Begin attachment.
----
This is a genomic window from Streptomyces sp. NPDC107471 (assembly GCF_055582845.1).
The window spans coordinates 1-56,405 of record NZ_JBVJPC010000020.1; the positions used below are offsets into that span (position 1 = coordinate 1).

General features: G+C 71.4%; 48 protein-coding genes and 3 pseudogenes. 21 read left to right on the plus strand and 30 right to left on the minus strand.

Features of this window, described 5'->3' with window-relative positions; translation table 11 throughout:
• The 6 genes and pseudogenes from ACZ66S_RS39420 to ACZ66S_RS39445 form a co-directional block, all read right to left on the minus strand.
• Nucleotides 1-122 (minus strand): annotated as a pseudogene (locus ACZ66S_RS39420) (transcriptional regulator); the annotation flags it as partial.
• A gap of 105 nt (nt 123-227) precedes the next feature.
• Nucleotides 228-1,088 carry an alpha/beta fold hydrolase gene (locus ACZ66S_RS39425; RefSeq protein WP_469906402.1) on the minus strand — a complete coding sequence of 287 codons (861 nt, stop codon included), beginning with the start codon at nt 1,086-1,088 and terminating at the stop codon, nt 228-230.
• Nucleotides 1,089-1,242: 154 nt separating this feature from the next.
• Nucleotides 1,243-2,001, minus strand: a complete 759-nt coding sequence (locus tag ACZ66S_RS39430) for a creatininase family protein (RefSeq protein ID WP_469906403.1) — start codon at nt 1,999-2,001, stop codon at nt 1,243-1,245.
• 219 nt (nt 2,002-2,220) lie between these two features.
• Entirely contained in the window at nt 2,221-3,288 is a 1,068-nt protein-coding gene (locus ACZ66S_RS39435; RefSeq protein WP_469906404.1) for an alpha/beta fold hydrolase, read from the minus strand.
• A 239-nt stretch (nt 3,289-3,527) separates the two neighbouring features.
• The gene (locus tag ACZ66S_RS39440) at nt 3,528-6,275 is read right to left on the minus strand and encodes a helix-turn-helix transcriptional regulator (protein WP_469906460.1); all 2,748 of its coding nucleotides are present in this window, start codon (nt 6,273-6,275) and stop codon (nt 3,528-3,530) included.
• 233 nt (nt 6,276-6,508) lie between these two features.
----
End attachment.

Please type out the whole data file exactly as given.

This is a genomic window from Streptomyces sp. NPDC107471 (assembly GCF_055582845.1).
The window spans coordinates 1-56,405 of record NZ_JBVJPC010000020.1; the positions used below are offsets into that span (position 1 = coordinate 1).

General features: G+C 71.4%; 48 protein-coding genes and 3 pseudogenes. 21 read left to right on the plus strand and 30 right to left on the minus strand.

Features of this window, described 5'->3' with window-relative positions; translation table 11 throughout:
• The 6 genes and pseudogenes from ACZ66S_RS39420 to ACZ66S_RS39445 form a co-directional block, all read right to left on the minus strand.
• Nucleotides 1-122 (minus strand): annotated as a pseudogene (locus ACZ66S_RS39420) (transcriptional regulator); the annotation flags it as partial.
• A gap of 105 nt (nt 123-227) precedes the next feature.
• Nucleotides 228-1,088 carry an alpha/beta fold hydrolase gene (locus ACZ66S_RS39425; RefSeq protein WP_469906402.1) on the minus strand — a complete coding sequence of 287 codons (861 nt, stop codon included), beginning with the start codon at nt 1,086-1,088 and terminating at the stop codon, nt 228-230.
• Nucleotides 1,089-1,242: 154 nt separating this feature from the next.
• Nucleotides 1,243-2,001, minus strand: a complete 759-nt coding sequence (locus tag ACZ66S_RS39430) for a creatininase family protein (RefSeq protein ID WP_469906403.1) — start codon at nt 1,999-2,001, stop codon at nt 1,243-1,245.
• 219 nt (nt 2,002-2,220) lie between these two features.
• Entirely contained in the window at nt 2,221-3,288 is a 1,068-nt protein-coding gene (locus ACZ66S_RS39435; RefSeq protein WP_469906404.1) for an alpha/beta fold hydrolase, read from the minus strand.
• A 239-nt stretch (nt 3,289-3,527) separates the two neighbouring features.
• The gene (locus tag ACZ66S_RS39440) at nt 3,528-6,275 is read right to left on the minus strand and encodes a helix-turn-helix transcriptional regulator (protein WP_469906460.1); all 2,748 of its coding nucleotides are present in this window, start codon (nt 6,273-6,275) and stop codon (nt 3,528-3,530) included.
• 233 nt (nt 6,276-6,508) lie between these two features.